With the release of the Nintendo Switch this March came the company's new masterwork, The Legend of Zelda: Breath of the Wild. This game achieved its goal of reinventing the franchise, with its giant world, open exploration, and the ability to do anything and go anywhere in whatever order you want. Link can climb up almost any vertical surface, can glide through the air using a piece of cloth and some sticks, and gets all of his tools in the opening area of the game. And of course, we cannot forget the most shocking feature Breath of the Wild brought to the series: a jump button.
The Legend of Zelda follows a simple yet powerful formula. Link, the hero, has to fight Ganon, the evil demon, with the support of Zelda, the princess. The three of them are represented by a set of three golden triangles, the Triforce, bound together in an eternally recurring struggle. Link must search the land of Hyrule for dungeons, where he can find tools which help him reach new places, and artifacts that will open new ways forward.
25 years ago, after a few early Zelda games, the series was defined by A Link to the Past. It was the first to bring out the full potential of all the elements of the formula, which all Zelda games since have followed. A Link to the Past struck the video game scene at the perfect time, when the industry was just seeing its first signs of maturity and developers had started to learn what types of features make games good and what just make them frustrating. The first really good Zelda game, A Link to the Past became the gold standard by which all future games were measured.
Since then, the games have gotten more and more linear. No longer could you choose which order to brave the dungeons, and Link had a companion character constantly nagging him to stop exploring and move on to the next story-related target. While helpful for those who wanted to casually experience the story, it took away some of the joy of exploring a strange new world by following whatever took your fancy.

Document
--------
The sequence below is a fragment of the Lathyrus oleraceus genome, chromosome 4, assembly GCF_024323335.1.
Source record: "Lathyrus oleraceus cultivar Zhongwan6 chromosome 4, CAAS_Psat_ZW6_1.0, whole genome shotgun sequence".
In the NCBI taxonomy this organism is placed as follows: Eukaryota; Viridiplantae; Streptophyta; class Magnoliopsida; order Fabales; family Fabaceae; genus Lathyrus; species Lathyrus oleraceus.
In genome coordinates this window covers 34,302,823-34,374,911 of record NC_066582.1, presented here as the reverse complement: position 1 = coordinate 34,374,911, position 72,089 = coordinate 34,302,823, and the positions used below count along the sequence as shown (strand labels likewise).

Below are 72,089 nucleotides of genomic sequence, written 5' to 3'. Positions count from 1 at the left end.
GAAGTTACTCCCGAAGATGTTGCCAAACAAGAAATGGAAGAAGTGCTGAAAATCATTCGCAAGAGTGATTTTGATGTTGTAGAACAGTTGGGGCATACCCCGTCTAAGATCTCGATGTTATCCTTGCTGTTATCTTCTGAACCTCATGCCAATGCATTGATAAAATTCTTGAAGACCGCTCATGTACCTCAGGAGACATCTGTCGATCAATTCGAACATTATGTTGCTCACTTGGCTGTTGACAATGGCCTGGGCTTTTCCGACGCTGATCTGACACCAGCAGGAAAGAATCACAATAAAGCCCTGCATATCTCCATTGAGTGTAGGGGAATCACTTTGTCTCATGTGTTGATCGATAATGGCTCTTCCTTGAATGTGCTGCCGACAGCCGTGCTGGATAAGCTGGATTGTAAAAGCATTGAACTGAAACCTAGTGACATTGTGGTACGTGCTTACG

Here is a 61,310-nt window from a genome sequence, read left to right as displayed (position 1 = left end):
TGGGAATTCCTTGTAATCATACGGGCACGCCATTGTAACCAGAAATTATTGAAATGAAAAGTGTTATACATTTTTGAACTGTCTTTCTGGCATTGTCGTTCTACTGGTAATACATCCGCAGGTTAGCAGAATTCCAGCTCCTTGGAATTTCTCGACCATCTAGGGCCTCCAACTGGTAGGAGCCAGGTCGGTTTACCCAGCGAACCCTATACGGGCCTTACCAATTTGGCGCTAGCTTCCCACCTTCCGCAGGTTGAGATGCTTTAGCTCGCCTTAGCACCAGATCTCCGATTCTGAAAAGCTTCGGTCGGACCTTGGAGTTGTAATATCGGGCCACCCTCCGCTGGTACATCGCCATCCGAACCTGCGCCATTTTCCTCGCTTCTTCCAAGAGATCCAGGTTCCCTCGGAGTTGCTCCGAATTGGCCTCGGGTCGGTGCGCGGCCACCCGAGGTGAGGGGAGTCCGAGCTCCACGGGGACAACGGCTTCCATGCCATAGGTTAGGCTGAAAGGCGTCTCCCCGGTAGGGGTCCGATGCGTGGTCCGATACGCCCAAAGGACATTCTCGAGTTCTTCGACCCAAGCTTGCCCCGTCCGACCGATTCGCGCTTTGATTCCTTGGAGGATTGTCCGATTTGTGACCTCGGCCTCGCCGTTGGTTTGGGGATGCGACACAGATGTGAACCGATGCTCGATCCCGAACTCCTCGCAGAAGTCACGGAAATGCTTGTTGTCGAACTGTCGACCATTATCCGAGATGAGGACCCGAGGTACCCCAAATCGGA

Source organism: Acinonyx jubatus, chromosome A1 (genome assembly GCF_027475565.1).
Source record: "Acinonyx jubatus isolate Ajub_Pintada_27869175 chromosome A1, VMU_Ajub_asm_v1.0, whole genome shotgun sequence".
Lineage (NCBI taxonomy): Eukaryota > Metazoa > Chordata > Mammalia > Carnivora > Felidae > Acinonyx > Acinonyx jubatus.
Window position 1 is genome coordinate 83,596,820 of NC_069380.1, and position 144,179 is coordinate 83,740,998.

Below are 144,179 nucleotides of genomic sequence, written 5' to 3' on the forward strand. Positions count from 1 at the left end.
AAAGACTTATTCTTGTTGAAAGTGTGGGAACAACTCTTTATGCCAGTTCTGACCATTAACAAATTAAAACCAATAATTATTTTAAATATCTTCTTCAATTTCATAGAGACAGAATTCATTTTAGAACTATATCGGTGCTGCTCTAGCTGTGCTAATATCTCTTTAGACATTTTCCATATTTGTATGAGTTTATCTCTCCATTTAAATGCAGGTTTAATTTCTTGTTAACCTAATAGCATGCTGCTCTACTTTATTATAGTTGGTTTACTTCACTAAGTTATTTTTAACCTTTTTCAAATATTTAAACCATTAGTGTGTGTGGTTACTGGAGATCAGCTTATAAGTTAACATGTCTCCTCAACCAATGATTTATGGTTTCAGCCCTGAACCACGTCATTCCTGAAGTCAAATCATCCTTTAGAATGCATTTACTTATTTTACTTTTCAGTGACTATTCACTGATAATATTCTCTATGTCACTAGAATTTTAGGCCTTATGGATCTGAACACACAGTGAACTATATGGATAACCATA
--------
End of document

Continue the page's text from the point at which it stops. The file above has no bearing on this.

Then came Breath of the Wild, redefining the formula while at the same time going back to the series' roots. Once again, the world was open for you to explore to your heart's content. If you wanted, you could pick a direction and just run for hours on end. But you would not want to, because something would catch your eye, and you would investigate and find a camp of goblins or a stone puzzle or a beautiful forest glade. If you saw a mountain peak in the distance, you could run there and climb to the top, and then hop off and glide half a mile high above the world.
It seems like this is the culmination of all Zelda games. Where else is there to go, besides making a Breath of the Wild 2, with an even bigger and more diverse world? Well, I don't think that is going to happen, because it is not Nintendo's style. Nintendo is all about innovation, taking the best parts of what it has done before and making something new. Instead, I can see them taking the new ideas they brought to the table and expanding on them. Breakable weapons, choosing whether to upgrade your health or your stamina, and being able to climb most walls are all features that worked really well, and I think we can expect to see them return in future games.
Also, it is worth noting that there are some aspects of Breath of the Wild that leave me disappointed. Sure it's nice to be able to go anywhere, even across mountain ranges, but at the same time the tops of those mountains are often barren, as if they are unfinished. Being able to come to towns and other interesting places from any direction instead of just following the road is a neat idea, but it makes it feel like I'm running around a map instead of a world. In addition, I'm a completionist. When I play a video game, I have to find everything the game has to offer. For Breath of the Wild, which was not designed to be completed but to always offer something new to find no matter how much you have explored before, this took a long time and a whole lot of patience.
Looks like the graphics team messed around in a 3D modeling program
and forgot to do anything else.